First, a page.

Abstract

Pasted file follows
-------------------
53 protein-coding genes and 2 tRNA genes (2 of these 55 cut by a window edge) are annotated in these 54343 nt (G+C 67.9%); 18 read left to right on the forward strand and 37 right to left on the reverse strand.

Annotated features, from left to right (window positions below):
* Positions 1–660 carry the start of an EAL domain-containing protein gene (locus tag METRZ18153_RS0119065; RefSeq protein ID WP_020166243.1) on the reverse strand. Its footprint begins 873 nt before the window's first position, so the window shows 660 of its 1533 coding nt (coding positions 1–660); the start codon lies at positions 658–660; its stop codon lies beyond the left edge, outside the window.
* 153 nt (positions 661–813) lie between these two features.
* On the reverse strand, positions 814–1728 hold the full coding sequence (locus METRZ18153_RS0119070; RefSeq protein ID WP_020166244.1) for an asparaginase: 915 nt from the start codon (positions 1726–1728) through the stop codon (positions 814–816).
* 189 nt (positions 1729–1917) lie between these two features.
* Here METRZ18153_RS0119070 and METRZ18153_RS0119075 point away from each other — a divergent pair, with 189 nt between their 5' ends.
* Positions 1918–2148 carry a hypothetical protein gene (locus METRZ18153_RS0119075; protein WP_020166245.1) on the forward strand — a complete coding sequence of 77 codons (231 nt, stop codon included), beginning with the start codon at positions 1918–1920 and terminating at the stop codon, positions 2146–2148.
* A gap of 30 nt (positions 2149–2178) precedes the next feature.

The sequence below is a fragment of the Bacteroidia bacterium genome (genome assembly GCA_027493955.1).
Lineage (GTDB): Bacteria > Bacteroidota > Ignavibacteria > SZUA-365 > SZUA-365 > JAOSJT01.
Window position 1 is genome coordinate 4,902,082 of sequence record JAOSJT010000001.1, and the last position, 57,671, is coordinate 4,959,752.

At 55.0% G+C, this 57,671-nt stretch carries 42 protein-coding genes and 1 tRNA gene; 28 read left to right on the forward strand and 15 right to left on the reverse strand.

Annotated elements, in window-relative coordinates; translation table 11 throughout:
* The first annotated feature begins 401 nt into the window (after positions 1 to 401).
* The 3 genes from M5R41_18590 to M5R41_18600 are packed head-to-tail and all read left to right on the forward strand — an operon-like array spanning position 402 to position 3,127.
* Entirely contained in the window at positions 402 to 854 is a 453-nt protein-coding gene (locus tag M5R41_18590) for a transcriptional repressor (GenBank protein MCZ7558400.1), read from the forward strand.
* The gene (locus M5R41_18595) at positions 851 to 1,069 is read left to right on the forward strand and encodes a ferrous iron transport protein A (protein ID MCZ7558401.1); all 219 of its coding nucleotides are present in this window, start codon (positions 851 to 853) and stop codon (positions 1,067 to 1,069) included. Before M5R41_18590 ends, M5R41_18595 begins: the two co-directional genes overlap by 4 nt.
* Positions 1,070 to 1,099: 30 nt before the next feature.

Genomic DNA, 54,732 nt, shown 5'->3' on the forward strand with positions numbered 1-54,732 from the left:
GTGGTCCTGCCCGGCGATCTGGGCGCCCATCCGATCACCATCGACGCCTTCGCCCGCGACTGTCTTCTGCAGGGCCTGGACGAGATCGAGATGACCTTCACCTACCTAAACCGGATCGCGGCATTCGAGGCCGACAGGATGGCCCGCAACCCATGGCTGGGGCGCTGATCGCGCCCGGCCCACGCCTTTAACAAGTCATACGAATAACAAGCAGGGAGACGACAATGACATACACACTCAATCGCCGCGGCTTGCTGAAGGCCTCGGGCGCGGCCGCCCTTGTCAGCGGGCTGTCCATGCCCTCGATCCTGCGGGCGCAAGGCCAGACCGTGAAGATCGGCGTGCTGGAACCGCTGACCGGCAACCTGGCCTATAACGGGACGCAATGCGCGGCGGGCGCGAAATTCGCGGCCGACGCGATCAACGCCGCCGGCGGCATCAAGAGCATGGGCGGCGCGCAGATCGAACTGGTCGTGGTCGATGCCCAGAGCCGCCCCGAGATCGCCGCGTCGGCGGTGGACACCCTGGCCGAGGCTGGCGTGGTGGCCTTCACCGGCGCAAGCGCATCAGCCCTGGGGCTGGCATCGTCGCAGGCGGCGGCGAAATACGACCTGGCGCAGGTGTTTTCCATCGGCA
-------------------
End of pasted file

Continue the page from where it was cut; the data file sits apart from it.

The Martian hemispheric dichotomy shows compressional features a few hundred kilometers south of the dichotomy boundary, and contemporaneous extensional features along the boundary. Two processes that may have contributed to the observed deformation are lateral lower-crustal flow and erosion. Crustal flow causes a decrease in crustal thickness in the south, and an increase in the north. The result is compressional surface stresses in the highlands and extensional stresses around the dichotomy boundary. The magnitude, location, and timing of the predicted stresses are consistent with the observed tectonic features and strongly suggest that moderate lateral flow occurred. For the nominal heat flux and rheology, sufficient lateral flow is generated for a mean crustal thickness of 70 km. Erosion generates extension in the south and compression in the north, opposite to what is observed. Either erosion only resulted in local, as opposed to regional, distribution of highland material, or the rigidity of the lithosphere was sufficiently high at the time of erosion that significant stresses did not develop.

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